Model aeroplanes

To design, construct and fly model aircraft may be the most in handy way to challange the gravity while still keeping a good controll of the craft. However, the process in building the craft is not easy and demands experience and skills. Flying can be a bit tricky as well, especially since the craft is constantly seeking it's ground level (lying in pieces on the ground), but as with everything else, some training and interest takes a man great distances!

I bought my first model aircraft when I was 16 years old, an over-weight ARF-model, and succeeded to convince my parents to buy me a radio controller for christmas. The aircraft suffered radio disturbances and became coffee-wood on a barn roof. However, a crash may sometimes increase the interest with its overwhelming power of destruction, so in the upper secondary school, my project was to design and construct a model aeroplane. The design was based on the Eastborne monoplane and actually flew OK:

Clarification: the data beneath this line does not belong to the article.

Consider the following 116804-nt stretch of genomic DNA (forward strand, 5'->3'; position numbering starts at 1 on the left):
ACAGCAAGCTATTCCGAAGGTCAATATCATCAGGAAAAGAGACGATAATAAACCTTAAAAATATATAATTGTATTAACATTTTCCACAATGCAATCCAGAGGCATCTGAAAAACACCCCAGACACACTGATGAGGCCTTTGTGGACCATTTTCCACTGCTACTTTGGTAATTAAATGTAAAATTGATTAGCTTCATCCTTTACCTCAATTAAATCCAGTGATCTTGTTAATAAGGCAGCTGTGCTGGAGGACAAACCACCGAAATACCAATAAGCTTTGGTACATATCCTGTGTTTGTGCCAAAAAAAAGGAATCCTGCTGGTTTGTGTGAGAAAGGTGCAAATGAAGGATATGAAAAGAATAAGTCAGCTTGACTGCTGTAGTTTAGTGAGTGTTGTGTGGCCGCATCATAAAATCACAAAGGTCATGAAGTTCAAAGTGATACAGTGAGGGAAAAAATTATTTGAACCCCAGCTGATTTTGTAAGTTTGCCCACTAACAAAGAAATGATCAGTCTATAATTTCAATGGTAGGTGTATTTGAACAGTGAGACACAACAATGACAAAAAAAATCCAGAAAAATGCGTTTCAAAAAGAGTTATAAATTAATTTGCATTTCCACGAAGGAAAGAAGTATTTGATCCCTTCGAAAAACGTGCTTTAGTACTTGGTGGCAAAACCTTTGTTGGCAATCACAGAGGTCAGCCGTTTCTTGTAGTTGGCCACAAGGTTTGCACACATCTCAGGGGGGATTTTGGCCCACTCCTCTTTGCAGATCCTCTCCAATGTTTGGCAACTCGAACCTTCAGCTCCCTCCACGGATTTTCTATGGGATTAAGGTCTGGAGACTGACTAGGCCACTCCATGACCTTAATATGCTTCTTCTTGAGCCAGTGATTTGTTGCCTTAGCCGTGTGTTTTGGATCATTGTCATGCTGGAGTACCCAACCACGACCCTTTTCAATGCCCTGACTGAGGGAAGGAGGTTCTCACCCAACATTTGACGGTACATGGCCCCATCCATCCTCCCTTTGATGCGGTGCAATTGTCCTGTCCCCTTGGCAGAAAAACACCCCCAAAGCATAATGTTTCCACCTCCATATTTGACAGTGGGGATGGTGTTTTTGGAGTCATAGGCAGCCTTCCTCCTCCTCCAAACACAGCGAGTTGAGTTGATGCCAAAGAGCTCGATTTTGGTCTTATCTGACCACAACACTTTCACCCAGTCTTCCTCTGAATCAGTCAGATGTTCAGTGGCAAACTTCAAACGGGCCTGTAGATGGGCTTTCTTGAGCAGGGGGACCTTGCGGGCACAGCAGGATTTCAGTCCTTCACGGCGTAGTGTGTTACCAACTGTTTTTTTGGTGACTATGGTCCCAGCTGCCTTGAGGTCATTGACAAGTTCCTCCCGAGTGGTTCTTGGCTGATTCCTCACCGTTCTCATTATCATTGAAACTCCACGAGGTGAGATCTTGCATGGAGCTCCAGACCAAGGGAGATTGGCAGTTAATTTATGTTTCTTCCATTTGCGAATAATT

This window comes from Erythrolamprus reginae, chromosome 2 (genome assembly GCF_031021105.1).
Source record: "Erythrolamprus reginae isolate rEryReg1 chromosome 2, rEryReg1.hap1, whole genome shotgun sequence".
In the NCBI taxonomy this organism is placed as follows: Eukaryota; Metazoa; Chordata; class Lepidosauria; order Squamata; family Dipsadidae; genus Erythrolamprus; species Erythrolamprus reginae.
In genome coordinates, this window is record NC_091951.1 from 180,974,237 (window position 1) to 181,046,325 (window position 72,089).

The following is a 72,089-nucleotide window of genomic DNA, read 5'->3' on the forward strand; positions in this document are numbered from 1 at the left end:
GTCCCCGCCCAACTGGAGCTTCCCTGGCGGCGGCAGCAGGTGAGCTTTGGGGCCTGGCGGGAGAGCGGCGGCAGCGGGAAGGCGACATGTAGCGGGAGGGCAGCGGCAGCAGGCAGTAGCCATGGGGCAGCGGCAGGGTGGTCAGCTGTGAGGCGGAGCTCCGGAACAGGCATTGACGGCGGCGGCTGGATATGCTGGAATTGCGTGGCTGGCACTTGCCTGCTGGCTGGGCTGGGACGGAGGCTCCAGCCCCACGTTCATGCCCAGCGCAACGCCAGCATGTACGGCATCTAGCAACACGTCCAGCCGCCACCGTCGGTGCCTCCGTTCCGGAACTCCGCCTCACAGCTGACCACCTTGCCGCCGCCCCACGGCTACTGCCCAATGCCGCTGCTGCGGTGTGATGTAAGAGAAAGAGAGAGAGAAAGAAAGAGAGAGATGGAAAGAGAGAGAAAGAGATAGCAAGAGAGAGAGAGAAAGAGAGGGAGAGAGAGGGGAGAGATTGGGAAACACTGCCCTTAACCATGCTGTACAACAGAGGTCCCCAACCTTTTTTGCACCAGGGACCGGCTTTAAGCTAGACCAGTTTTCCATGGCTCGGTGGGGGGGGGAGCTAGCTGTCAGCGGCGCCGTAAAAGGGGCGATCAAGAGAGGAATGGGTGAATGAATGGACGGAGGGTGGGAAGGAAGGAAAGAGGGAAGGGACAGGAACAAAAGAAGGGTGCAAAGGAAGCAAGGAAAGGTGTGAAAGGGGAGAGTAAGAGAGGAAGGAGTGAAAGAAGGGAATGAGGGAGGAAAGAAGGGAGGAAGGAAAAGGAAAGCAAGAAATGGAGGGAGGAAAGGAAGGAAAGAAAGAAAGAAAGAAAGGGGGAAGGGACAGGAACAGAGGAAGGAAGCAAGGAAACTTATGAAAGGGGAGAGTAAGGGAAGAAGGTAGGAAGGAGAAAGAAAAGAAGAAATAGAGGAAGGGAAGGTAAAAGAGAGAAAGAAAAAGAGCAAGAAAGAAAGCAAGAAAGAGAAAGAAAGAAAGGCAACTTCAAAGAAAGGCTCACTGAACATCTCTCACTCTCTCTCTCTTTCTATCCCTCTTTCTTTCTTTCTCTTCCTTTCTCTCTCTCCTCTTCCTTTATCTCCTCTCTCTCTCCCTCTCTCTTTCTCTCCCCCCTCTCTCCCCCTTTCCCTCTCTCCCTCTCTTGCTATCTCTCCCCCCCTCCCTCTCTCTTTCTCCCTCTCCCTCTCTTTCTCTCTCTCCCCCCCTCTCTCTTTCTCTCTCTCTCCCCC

Later on, I came into contact with a model aircraft competition called Aircombat, where the competitors recreates world war two air battles by dogfighting with 1:12 scale replicas of aircraft that was in service between 1935 and 1945. The aircraft are engine powered (mostly methanol/nitromethane engines, but also electric engines occur) and are radio controlled. A streamer of length 12 m is tied to the rear of the craft, for the other to cut and the pilot to protect; an intact streamers at the end of the heat gives extra points to the pilot, as well as the pilot doesn't want the other pilots to score better. Read more about Aircombat in the Aircombat section.



Aerial photographer

P-51B Dogfighter

Launchpad McQuack's Joyrider

Beercan plane

Santa's aeroplane

Fairey Swordfish